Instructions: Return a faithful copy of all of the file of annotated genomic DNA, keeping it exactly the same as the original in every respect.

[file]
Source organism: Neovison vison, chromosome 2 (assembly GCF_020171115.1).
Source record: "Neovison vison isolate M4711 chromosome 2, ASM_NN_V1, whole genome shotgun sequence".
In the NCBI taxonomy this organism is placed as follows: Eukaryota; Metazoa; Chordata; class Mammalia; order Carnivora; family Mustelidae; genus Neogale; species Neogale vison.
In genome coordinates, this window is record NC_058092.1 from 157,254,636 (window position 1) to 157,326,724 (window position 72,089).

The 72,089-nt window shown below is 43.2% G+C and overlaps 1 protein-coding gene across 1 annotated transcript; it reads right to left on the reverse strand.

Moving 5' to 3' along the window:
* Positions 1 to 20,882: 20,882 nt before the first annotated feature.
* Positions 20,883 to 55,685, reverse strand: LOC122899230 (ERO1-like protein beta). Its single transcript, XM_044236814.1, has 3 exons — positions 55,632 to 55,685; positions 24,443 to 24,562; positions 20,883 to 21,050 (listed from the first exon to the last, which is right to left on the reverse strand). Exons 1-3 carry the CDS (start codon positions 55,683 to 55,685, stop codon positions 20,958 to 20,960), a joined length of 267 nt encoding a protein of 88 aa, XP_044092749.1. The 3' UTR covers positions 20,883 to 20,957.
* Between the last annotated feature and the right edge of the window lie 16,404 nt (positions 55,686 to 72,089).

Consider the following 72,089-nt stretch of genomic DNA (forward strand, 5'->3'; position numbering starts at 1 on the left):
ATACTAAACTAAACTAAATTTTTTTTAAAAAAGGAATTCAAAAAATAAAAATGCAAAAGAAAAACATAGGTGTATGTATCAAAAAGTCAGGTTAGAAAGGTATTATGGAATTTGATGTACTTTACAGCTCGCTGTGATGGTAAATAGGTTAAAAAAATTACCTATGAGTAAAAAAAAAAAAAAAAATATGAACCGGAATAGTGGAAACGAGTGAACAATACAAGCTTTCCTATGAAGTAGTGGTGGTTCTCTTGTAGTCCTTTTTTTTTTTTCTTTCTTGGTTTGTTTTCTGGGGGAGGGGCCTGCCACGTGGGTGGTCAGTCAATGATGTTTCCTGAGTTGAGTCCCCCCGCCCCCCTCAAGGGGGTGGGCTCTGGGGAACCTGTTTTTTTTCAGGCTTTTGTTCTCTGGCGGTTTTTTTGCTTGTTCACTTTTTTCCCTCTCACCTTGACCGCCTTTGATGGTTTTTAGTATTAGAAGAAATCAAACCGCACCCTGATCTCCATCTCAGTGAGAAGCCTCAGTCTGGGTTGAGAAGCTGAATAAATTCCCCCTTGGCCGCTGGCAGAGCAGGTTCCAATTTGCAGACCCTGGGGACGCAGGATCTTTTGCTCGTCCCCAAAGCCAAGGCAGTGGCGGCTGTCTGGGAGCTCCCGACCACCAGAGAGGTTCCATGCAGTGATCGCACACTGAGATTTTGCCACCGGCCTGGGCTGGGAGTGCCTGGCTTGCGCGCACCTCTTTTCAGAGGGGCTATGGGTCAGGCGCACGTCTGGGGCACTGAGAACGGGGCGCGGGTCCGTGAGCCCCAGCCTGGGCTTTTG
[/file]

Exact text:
Source organism: Neovison vison, chromosome 2 (assembly GCF_020171115.1).
Source record: "Neovison vison isolate M4711 chromosome 2, ASM_NN_V1, whole genome shotgun sequence".
In the NCBI taxonomy this organism is placed as follows: Eukaryota; Metazoa; Chordata; class Mammalia; order Carnivora; family Mustelidae; genus Neogale; species Neogale vison.
In genome coordinates, this window is record NC_058092.1 from 157,254,636 (window position 1) to 157,326,724 (window position 72,089).

The 72,089-nt window shown below is 43.2% G+C and overlaps 1 protein-coding gene across 1 annotated transcript; it reads right to left on the reverse strand.

Moving 5' to 3' along the window:
* Positions 1 to 20,882: 20,882 nt before the first annotated feature.
* Positions 20,883 to 55,685, reverse strand: LOC122899230 (ERO1-like protein beta). Its single transcript, XM_044236814.1, has 3 exons — positions 55,632 to 55,685; positions 24,443 to 24,562; positions 20,883 to 21,050 (listed from the first exon to the last, which is right to left on the reverse strand). Exons 1-3 carry the CDS (start codon positions 55,683 to 55,685, stop codon positions 20,958 to 20,960), a joined length of 267 nt encoding a protein of 88 aa, XP_044092749.1. The 3' UTR covers positions 20,883 to 20,957.
* Between the last annotated feature and the right edge of the window lie 16,404 nt (positions 55,686 to 72,089).

Consider the following 72,089-nt stretch of genomic DNA (forward strand, 5'->3'; position numbering starts at 1 on the left):
ATACTAAACTAAACTAAATTTTTTTTAAAAAAGGAATTCAAAAAATAAAAATGCAAAAGAAAAACATAGGTGTATGTATCAAAAAGTCAGGTTAGAAAGGTATTATGGAATTTGATGTACTTTACAGCTCGCTGTGATGGTAAATAGGTTAAAAAAATTACCTATGAGTAAAAAAAAAAAAAAAAATATGAACCGGAATAGTGGAAACGAGTGAACAATACAAGCTTTCCTATGAAGTAGTGGTGGTTCTCTTGTAGTCCTTTTTTTTTTTTCTTTCTTGGTTTGTTTTCTGGGGGAGGGGCCTGCCACGTGGGTGGTCAGTCAATGATGTTTCCTGAGTTGAGTCCCCCCGCCCCCCTCAAGGGGGTGGGCTCTGGGGAACCTGTTTTTTTTCAGGCTTTTGTTCTCTGGCGGTTTTTTTGCTTGTTCACTTTTTTCCCTCTCACCTTGACCGCCTTTGATGGTTTTTAGTATTAGAAGAAATCAAACCGCACCCTGATCTCCATCTCAGTGAGAAGCCTCAGTCTGGGTTGAGAAGCTGAATAAATTCCCCCTTGGCCGCTGGCAGAGCAGGTTCCAATTTGCAGACCCTGGGGACGCAGGATCTTTTGCTCGTCCCCAAAGCCAAGGCAGTGGCGGCTGTCTGGGAGCTCCCGACCACCAGAGAGGTTCCATGCAGTGATCGCACACTGAGATTTTGCCACCGGCCTGGGCTGGGAGTGCCTGGCTTGCGCGCACCTCTTTTCAGAGGGGCTATGGGTCAGGCGCACGTCTGGGGCACTGAGAACGGGGCGCGGGTCCGTGAGCCCCAGCCTGGGCTTTTG